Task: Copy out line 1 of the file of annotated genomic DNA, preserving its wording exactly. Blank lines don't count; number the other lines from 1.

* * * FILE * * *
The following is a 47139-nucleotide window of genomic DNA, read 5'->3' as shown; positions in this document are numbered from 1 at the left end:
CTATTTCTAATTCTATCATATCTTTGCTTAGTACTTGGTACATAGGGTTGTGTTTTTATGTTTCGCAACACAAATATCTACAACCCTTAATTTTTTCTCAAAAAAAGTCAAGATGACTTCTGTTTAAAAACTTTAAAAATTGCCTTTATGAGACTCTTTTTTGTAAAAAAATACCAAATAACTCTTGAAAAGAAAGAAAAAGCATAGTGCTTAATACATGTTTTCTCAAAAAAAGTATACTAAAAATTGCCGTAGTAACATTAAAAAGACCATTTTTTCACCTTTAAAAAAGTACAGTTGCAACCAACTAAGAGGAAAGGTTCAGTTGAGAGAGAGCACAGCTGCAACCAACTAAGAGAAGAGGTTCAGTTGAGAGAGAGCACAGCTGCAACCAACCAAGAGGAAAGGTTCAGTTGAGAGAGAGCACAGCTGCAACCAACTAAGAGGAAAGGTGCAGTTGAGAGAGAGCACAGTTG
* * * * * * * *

The following is a 47139-nucleotide window of genomic DNA, read 5'->3' as shown; positions in this document are numbered from 1 at the left end: